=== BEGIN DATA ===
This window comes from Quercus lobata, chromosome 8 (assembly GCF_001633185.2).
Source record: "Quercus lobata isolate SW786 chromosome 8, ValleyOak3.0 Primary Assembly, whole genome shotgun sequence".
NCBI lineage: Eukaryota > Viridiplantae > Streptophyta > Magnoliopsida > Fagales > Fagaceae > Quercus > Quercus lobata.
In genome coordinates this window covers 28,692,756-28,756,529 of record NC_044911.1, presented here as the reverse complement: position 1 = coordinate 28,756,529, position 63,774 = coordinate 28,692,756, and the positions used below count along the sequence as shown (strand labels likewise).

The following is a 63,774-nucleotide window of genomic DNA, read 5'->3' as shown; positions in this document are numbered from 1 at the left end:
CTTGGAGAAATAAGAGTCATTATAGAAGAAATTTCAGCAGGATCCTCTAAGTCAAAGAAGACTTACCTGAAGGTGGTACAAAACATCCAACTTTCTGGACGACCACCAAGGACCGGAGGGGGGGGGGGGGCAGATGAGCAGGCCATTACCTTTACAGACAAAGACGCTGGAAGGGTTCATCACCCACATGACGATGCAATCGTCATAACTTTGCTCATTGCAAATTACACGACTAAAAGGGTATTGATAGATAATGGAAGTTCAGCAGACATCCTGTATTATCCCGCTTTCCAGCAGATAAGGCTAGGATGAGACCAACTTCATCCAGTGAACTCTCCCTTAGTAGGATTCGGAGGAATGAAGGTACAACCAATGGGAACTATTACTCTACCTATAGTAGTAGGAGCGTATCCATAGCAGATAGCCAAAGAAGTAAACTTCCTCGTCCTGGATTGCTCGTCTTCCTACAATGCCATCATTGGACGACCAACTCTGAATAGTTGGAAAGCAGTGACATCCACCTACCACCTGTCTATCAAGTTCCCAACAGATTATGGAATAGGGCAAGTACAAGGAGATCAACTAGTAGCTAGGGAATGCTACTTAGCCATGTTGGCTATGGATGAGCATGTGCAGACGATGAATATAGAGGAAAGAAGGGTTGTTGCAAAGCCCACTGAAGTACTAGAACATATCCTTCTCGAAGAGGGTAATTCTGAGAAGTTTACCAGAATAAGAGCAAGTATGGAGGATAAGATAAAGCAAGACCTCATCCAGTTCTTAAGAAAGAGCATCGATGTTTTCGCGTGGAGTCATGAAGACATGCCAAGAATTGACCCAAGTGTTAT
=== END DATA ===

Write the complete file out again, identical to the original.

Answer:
This window comes from Quercus lobata, chromosome 8 (assembly GCF_001633185.2).
Source record: "Quercus lobata isolate SW786 chromosome 8, ValleyOak3.0 Primary Assembly, whole genome shotgun sequence".
NCBI lineage: Eukaryota > Viridiplantae > Streptophyta > Magnoliopsida > Fagales > Fagaceae > Quercus > Quercus lobata.
In genome coordinates this window covers 28,692,756-28,756,529 of record NC_044911.1, presented here as the reverse complement: position 1 = coordinate 28,756,529, position 63,774 = coordinate 28,692,756, and the positions used below count along the sequence as shown (strand labels likewise).

The following is a 63,774-nucleotide window of genomic DNA, read 5'->3' as shown; positions in this document are numbered from 1 at the left end:
CTTGGAGAAATAAGAGTCATTATAGAAGAAATTTCAGCAGGATCCTCTAAGTCAAAGAAGACTTACCTGAAGGTGGTACAAAACATCCAACTTTCTGGACGACCACCAAGGACCGGAGGGGGGGGGGGGGCAGATGAGCAGGCCATTACCTTTACAGACAAAGACGCTGGAAGGGTTCATCACCCACATGACGATGCAATCGTCATAACTTTGCTCATTGCAAATTACACGACTAAAAGGGTATTGATAGATAATGGAAGTTCAGCAGACATCCTGTATTATCCCGCTTTCCAGCAGATAAGGCTAGGATGAGACCAACTTCATCCAGTGAACTCTCCCTTAGTAGGATTCGGAGGAATGAAGGTACAACCAATGGGAACTATTACTCTACCTATAGTAGTAGGAGCGTATCCATAGCAGATAGCCAAAGAAGTAAACTTCCTCGTCCTGGATTGCTCGTCTTCCTACAATGCCATCATTGGACGACCAACTCTGAATAGTTGGAAAGCAGTGACATCCACCTACCACCTGTCTATCAAGTTCCCAACAGATTATGGAATAGGGCAAGTACAAGGAGATCAACTAGTAGCTAGGGAATGCTACTTAGCCATGTTGGCTATGGATGAGCATGTGCAGACGATGAATATAGAGGAAAGAAGGGTTGTTGCAAAGCCCACTGAAGTACTAGAACATATCCTTCTCGAAGAGGGTAATTCTGAGAAGTTTACCAGAATAAGAGCAAGTATGGAGGATAAGATAAAGCAAGACCTCATCCAGTTCTTAAGAAAGAGCATCGATGTTTTCGCGTGGAGTCATGAAGACATGCCAAGAATTGACCCAAGTGTTAT